I sipped from the water bottle, and my pace slowed. "Will it always feel like this?" I wondered as I climbed a small hill, feeling my age with every step. I emerged from the trail and crossed the street.

50 yards up the road was another trailhead. Tap... tap... tap. I ran through the dog park, up a hill, crossed a bridge, passed a tree and continued on the rocky trail. I was alone. "Lucy Liu... and my girl Drew... Cameron D and Destiny..." the independent women of Destiny's Child began. I turned off my Ipod. "Tap... tap... tap..." I heard my feet just below once again.

As I blazed along the rugged, dusty trail, I thought about my family. I began to pray.

Indignantly I interceded for my husband and children. I passionately dialogued with God as I ran, surrounded by silence except for my own voice and the steady rhythm of my steps. I barely noticed the lake I had finally reached and lapped as I beseeched, " I need to know that you are hearing me, Lord!" Now unaware of the time or my knees, I ascended a killer hill and headed back for the road. Six miles and 22 oz. of water gone. Still six miles to go.

"Father, please don't think I'm ungrateful," I paused. I'd spent 45 heated minutes imploring. I began to praise Him. "Thank you for my family. Thank you for a roof over my head, food to eat and clean water to drink. Thank you for my marriage. Thank you for my husband..." Tap... tap... tap... past the pond and the trees, back over the bridge, through the park and back to the street.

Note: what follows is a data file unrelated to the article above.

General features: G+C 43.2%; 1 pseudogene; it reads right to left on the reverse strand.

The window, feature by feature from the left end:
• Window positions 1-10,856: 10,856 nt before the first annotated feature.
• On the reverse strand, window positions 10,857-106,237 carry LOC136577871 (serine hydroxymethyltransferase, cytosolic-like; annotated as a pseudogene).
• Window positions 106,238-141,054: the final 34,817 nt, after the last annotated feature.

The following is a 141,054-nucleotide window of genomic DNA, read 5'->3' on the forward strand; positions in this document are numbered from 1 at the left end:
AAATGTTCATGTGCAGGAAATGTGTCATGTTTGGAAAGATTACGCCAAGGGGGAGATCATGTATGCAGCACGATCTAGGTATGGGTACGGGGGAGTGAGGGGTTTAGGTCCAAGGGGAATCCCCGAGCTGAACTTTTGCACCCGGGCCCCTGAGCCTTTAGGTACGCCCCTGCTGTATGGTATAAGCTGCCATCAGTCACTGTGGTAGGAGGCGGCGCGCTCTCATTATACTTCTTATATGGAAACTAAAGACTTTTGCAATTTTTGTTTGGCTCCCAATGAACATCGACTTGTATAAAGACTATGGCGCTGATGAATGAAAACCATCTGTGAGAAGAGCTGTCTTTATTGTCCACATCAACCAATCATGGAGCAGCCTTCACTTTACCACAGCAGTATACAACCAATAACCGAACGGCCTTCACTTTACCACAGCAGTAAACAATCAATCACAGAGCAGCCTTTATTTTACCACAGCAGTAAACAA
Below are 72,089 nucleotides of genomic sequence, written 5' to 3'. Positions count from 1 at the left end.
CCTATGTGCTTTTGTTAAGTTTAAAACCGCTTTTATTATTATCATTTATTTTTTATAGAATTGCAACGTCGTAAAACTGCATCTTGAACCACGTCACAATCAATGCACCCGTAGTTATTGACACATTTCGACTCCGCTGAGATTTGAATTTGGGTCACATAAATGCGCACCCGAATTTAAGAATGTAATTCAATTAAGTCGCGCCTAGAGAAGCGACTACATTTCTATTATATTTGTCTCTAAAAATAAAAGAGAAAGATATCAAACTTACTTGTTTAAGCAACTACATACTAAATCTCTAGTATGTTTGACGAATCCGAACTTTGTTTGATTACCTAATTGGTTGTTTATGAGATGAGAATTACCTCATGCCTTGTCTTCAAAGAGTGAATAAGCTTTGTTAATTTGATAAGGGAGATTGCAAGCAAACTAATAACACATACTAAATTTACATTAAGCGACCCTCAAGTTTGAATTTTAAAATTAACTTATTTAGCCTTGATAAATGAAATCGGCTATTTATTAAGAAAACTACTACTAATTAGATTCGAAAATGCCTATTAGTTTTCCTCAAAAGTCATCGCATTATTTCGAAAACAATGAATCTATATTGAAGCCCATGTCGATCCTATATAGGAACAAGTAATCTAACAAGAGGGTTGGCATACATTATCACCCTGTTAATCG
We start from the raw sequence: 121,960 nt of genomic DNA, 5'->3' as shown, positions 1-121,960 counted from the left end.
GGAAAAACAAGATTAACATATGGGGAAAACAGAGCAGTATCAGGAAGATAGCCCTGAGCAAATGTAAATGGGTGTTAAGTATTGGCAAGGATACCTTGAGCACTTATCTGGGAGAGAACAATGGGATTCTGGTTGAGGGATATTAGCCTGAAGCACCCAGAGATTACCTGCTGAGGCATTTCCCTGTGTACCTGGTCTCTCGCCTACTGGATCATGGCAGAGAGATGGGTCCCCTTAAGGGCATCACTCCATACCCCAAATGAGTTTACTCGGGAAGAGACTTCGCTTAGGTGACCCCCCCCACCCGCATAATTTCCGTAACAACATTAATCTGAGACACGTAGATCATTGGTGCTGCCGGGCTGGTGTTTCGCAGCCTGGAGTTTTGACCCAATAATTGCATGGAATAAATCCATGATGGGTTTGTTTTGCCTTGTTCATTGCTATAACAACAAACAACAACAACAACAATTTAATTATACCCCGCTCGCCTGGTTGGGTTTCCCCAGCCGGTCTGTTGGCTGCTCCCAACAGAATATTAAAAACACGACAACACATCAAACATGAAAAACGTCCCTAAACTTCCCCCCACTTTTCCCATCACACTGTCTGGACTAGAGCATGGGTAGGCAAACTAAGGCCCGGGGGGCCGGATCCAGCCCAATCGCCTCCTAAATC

It was hot. I was parched. Just a few drops of warm water remained in my bottle, as I prepared to climb a slow steep hill. Tap..... tap..... tap...... Arduously I climbed.

I noticed a white truck perched at the top of the hill on the opposite side of the road. Its hazard lights pulsed. I wiped my brow and savored the last of my water. With my eyes focused on the road just ahead, I continued to climb. Tap......Tap.......Tap.

An arm extend from the driver's side window of that truck up ahead. "What if that was Paul?" a thought surfaced.

"No, my tail lights look different." I stuffed the thought and
tightened my grip on the empty bottle in my hand. Attention diverted from the truck, I continued to climb.

I looked up again after a few moments and this time realized what was in the hand that extended from the truck at the top of the hill. It was a bottle of water. That was my truck. That was my husband in my truck with a bottle of water... for me. Thank you, Lord!!

My heart beat wildly. I threw my arms up in the air once again - this time, in utter delight.
Tap... tap... tap... tap... I crossed the street, approached the truck and found my husband with the kids, still in their jammies, strapped in the back seat. Paul handed me the ice cold bottle.

"I love you," I panted.

I kissed him and kissed him and kissed him.

Cool. Clean. Crisp. I drank.
That may have been the most refreshing water I've ever had.

Tap... tap... tap... tap... I pressed on.